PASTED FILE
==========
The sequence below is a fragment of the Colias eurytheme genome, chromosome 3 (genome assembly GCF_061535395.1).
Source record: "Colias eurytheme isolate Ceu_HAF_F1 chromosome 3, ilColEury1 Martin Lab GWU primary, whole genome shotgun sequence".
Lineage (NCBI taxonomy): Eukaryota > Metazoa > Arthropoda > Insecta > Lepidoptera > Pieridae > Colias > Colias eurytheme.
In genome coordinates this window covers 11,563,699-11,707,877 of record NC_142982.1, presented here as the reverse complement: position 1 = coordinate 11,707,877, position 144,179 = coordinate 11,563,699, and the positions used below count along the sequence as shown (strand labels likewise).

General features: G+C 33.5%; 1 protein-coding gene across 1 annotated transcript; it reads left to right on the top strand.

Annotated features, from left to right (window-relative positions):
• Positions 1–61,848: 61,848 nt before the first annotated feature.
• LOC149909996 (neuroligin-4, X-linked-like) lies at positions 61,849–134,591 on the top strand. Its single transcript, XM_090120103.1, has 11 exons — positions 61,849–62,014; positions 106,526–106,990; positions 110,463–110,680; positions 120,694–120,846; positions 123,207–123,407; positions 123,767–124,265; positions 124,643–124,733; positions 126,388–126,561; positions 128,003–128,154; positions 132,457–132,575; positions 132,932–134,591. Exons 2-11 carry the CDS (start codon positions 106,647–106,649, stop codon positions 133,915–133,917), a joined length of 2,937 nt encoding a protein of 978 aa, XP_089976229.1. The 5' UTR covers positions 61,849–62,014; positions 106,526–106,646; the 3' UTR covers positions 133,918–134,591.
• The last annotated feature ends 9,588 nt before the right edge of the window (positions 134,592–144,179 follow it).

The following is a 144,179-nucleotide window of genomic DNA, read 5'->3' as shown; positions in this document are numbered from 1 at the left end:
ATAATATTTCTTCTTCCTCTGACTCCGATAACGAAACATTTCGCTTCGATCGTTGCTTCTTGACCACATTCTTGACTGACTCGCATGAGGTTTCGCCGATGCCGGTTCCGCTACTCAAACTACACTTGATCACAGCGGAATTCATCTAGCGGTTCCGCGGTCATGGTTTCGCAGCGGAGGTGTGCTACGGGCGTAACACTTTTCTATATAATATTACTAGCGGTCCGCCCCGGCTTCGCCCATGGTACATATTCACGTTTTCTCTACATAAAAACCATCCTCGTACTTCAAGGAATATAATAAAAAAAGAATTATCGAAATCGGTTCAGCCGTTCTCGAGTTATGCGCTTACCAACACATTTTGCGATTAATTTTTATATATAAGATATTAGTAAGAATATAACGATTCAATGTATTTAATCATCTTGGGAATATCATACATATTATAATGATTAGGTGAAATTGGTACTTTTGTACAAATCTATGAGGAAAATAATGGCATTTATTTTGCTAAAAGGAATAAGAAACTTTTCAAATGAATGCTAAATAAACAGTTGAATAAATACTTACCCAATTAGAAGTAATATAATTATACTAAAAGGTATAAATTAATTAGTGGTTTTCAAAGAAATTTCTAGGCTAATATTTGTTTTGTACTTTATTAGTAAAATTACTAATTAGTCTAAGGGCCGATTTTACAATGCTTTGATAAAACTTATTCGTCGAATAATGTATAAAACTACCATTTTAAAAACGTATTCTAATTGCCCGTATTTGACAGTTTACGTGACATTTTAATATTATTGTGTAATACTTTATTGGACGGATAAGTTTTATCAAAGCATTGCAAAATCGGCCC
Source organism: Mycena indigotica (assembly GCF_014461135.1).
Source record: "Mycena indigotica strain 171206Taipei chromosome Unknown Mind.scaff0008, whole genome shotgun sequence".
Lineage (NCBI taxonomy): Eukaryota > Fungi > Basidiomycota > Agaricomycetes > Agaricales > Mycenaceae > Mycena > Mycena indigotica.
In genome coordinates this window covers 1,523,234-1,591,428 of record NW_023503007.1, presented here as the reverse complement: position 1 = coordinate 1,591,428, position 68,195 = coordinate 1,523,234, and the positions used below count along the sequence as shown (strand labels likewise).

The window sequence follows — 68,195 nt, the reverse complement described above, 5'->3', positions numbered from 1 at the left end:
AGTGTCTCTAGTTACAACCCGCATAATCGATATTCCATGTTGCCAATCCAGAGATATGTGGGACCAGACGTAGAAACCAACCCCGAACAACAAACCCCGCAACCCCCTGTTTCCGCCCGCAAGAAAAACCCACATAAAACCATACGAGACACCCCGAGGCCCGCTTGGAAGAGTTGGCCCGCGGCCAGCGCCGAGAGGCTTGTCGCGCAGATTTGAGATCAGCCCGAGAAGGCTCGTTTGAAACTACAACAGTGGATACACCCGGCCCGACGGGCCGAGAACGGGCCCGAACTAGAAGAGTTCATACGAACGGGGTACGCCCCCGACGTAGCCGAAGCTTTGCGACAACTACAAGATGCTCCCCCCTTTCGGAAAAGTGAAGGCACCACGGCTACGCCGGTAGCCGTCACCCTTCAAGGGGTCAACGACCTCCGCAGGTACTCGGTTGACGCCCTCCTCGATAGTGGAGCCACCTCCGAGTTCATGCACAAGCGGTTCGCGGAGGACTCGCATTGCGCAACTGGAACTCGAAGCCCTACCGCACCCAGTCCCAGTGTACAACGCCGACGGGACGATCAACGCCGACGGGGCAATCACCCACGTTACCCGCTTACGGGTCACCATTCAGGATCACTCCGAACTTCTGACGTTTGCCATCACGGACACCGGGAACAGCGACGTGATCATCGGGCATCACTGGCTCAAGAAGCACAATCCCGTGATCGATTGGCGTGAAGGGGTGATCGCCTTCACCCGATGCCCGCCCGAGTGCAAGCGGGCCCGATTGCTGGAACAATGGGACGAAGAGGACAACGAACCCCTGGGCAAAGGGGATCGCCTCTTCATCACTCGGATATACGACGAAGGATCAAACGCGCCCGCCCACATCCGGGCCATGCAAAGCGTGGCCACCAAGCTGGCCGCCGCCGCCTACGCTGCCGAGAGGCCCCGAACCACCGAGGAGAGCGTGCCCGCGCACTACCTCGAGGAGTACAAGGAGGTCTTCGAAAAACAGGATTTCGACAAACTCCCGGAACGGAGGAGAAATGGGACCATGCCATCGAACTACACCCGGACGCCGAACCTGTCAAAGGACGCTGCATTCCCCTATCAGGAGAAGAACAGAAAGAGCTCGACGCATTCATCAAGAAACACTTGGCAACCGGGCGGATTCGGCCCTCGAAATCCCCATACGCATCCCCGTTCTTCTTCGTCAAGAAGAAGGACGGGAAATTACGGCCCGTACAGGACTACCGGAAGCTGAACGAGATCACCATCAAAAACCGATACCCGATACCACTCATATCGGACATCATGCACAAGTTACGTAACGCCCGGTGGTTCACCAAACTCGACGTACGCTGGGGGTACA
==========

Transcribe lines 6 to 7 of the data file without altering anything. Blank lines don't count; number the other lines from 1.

Annotated features, from left to right (window-relative positions):
• Positions 1–61,848: 61,848 nt before the first annotated feature.